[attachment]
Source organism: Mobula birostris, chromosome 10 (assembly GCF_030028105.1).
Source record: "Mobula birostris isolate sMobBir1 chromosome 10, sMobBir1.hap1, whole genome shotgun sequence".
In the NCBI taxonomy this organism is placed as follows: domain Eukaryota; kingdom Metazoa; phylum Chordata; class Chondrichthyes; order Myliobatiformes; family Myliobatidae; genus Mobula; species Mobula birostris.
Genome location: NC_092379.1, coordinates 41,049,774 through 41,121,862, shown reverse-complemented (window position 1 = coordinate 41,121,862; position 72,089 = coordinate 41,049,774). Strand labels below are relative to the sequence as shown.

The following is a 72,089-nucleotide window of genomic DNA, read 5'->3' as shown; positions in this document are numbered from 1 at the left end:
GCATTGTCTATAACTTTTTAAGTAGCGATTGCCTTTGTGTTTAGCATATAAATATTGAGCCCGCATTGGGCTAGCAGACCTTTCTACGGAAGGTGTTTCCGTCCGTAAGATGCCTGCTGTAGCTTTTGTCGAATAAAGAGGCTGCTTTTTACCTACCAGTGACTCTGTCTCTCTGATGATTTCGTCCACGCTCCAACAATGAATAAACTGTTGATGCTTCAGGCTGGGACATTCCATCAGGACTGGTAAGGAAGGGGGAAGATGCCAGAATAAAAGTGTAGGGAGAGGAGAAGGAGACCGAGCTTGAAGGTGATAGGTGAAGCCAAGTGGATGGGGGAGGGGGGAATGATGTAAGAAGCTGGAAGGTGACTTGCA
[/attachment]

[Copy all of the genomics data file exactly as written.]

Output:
Source organism: Mobula birostris, chromosome 10 (assembly GCF_030028105.1).
Source record: "Mobula birostris isolate sMobBir1 chromosome 10, sMobBir1.hap1, whole genome shotgun sequence".
In the NCBI taxonomy this organism is placed as follows: domain Eukaryota; kingdom Metazoa; phylum Chordata; class Chondrichthyes; order Myliobatiformes; family Myliobatidae; genus Mobula; species Mobula birostris.
Genome location: NC_092379.1, coordinates 41,049,774 through 41,121,862, shown reverse-complemented (window position 1 = coordinate 41,121,862; position 72,089 = coordinate 41,049,774). Strand labels below are relative to the sequence as shown.

The following is a 72,089-nucleotide window of genomic DNA, read 5'->3' as shown; positions in this document are numbered from 1 at the left end:
GCATTGTCTATAACTTTTTAAGTAGCGATTGCCTTTGTGTTTAGCATATAAATATTGAGCCCGCATTGGGCTAGCAGACCTTTCTACGGAAGGTGTTTCCGTCCGTAAGATGCCTGCTGTAGCTTTTGTCGAATAAAGAGGCTGCTTTTTACCTACCAGTGACTCTGTCTCTCTGATGATTTCGTCCACGCTCCAACAATGAATAAACTGTTGATGCTTCAGGCTGGGACATTCCATCAGGACTGGTAAGGAAGGGGGAAGATGCCAGAATAAAAGTGTAGGGAGAGGAGAAGGAGACCGAGCTTGAAGGTGATAGGTGAAGCCAAGTGGATGGGGGAGGGGGGAATGATGTAAGAAGCTGGAAGGTGACTTGCA